And perhaps that was the real problem. The scenes weren't being written by real writers, but by what appeared to be automatons. We've got a beautiful setting and we've picked a time frame and we've got a list of upstairs and downstairs British characters. Mix them all up in the Masterpiece Theatre Super Deluxe Sunday Night Drama machine, press a button and out squirts a punch-pressed, same-old, same-old festival of cliches.
This season it may be even worse, starting with killing off the youngest daughter, Sybil, in childbirth. Here's how stupid that was.
First, it killed off easily the best-looking and sexiest of the three daughters of the family. Played by Jessica Brown Findlay, Sybil was also the sweetest and most appealing of the three daughters. What could possess them to kill her off?
I mean seriously, wouldn't you want to have this face around on your TV show?
Second, putting the decorative aspects aside, the only reason to use the death of Sybil dramatically is to create divisions between Lord and Lady Grantham. The problem with that is simple.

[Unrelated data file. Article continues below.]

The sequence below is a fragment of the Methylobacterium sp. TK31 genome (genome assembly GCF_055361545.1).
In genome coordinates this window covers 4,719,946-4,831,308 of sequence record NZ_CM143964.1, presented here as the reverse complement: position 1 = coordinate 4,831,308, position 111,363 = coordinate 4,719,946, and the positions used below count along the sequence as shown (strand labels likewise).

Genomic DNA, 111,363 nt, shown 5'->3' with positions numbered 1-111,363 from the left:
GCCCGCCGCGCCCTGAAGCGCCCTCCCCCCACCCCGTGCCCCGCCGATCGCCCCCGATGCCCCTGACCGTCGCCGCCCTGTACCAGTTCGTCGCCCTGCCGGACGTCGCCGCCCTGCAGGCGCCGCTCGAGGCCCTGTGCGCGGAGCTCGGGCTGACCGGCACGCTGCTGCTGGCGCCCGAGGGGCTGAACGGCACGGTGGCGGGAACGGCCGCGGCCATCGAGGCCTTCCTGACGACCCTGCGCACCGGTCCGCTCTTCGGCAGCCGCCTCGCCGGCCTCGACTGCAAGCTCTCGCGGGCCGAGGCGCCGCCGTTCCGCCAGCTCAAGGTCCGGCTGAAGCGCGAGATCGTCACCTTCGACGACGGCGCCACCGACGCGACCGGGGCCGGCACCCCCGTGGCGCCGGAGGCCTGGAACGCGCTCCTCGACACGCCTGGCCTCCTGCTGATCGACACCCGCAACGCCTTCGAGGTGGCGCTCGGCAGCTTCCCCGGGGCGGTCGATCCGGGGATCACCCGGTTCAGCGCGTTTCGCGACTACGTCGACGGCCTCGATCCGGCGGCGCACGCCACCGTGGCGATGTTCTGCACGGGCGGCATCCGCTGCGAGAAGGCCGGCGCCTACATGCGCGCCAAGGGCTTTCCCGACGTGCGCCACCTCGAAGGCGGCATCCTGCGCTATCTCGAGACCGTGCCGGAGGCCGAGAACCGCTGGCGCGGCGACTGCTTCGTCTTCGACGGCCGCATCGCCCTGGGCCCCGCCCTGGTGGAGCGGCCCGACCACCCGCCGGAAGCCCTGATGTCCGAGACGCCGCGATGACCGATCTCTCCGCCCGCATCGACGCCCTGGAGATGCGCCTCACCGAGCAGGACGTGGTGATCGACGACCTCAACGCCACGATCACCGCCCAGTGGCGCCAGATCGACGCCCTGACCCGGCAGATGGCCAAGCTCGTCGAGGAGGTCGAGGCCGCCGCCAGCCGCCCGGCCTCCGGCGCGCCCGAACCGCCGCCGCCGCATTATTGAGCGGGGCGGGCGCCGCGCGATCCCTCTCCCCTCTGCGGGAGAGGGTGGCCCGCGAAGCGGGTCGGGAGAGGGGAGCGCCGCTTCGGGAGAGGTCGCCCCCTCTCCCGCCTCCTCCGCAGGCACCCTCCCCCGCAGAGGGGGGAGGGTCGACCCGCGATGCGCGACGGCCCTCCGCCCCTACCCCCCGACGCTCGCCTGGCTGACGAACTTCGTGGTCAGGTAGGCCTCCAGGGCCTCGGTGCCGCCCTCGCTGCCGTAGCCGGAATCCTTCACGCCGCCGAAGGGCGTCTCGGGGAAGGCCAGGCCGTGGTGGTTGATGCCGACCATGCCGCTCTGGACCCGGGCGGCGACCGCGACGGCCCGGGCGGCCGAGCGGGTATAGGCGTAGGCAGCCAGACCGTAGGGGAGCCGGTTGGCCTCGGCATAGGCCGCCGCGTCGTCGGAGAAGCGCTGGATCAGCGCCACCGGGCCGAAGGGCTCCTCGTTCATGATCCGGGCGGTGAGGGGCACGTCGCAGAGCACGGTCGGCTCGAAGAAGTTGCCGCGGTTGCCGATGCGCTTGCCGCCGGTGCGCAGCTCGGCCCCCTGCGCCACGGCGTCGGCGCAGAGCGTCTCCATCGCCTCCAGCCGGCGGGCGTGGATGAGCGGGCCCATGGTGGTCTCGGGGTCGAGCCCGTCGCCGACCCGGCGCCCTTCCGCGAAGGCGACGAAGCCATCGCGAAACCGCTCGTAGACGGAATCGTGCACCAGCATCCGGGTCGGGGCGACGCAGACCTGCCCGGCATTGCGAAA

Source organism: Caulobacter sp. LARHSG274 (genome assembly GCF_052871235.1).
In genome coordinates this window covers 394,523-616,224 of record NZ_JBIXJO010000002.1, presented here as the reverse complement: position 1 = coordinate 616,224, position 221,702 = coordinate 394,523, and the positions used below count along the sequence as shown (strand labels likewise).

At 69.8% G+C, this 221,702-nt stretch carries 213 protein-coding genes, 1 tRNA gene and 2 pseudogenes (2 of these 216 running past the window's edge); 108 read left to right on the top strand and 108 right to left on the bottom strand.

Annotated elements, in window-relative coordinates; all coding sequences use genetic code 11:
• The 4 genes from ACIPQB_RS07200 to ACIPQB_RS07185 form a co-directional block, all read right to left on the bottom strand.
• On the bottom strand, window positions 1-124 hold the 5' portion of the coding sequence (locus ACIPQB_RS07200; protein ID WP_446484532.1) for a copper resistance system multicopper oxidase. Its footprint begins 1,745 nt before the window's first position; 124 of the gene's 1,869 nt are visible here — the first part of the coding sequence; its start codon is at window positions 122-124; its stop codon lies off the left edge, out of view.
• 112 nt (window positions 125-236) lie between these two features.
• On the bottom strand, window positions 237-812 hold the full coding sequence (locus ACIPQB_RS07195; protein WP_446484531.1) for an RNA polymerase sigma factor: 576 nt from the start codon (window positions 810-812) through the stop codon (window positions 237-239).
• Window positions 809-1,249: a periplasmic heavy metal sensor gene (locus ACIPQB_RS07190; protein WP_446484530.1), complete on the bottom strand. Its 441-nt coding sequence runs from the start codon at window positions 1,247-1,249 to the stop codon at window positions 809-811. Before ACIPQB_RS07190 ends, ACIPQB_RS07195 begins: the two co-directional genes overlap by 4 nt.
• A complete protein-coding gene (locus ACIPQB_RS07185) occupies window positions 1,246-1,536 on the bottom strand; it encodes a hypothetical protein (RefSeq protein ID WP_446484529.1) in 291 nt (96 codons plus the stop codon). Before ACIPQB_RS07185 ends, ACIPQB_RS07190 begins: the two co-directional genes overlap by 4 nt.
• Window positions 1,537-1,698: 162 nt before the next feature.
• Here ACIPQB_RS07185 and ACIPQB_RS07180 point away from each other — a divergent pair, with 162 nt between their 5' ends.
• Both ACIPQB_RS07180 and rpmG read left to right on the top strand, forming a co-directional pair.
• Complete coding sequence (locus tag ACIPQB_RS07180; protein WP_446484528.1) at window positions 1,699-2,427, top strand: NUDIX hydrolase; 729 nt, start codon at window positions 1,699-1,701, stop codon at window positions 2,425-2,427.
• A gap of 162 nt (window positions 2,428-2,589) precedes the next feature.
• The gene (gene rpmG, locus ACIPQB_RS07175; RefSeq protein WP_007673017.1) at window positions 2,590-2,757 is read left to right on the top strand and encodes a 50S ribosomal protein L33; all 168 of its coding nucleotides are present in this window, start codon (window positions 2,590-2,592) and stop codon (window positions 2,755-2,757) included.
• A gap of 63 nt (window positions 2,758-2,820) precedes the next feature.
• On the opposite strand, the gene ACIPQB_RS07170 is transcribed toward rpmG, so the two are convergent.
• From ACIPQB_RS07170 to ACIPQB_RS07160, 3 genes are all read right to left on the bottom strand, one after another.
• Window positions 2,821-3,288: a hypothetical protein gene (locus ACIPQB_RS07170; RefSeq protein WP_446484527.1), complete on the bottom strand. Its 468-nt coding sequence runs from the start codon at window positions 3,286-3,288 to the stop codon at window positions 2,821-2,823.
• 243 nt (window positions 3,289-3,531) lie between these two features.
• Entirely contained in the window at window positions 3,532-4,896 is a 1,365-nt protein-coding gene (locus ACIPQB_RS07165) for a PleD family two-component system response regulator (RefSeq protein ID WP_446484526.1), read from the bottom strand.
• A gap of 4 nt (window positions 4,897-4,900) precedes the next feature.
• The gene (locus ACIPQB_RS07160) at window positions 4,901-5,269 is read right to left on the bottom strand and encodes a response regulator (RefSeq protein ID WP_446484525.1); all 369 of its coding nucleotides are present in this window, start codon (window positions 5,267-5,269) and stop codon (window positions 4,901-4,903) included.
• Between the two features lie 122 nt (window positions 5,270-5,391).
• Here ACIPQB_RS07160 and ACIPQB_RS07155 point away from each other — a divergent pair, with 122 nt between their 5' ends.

They are easily the most boring characters on the show. Particularly Lord Grantham, as played by Hugh Bonneville. He's a guy who inherited the estate, was able to save it only by marrying a wealthy American, proceeded to blow all of her money, now has lucked out and had his daughter Mary find a husband, Matthew, who happens to have inherited money from his former fiancee's father (none of which makes sense either), and now is apparently trying to blow that through mismanagement. Why would anyone put up with this incompetent old coot? And, if so, why should we care about his character? Answer: we don't. So why do the writers focus on him?
What they should have done, what the show is really about, is to focus on the conflict between the sedentary, conservative, landed gentry, whose lifestyle is the epitome of a "dying business model," versus the younger, middle-class, business types (like Matthew and, if they had been thinking straight, Branson), who start making "new money" in the Roaring 20s. That would have been interesting. Now, we just have a soap opera where someone has to die every few episodes to keep the machine running.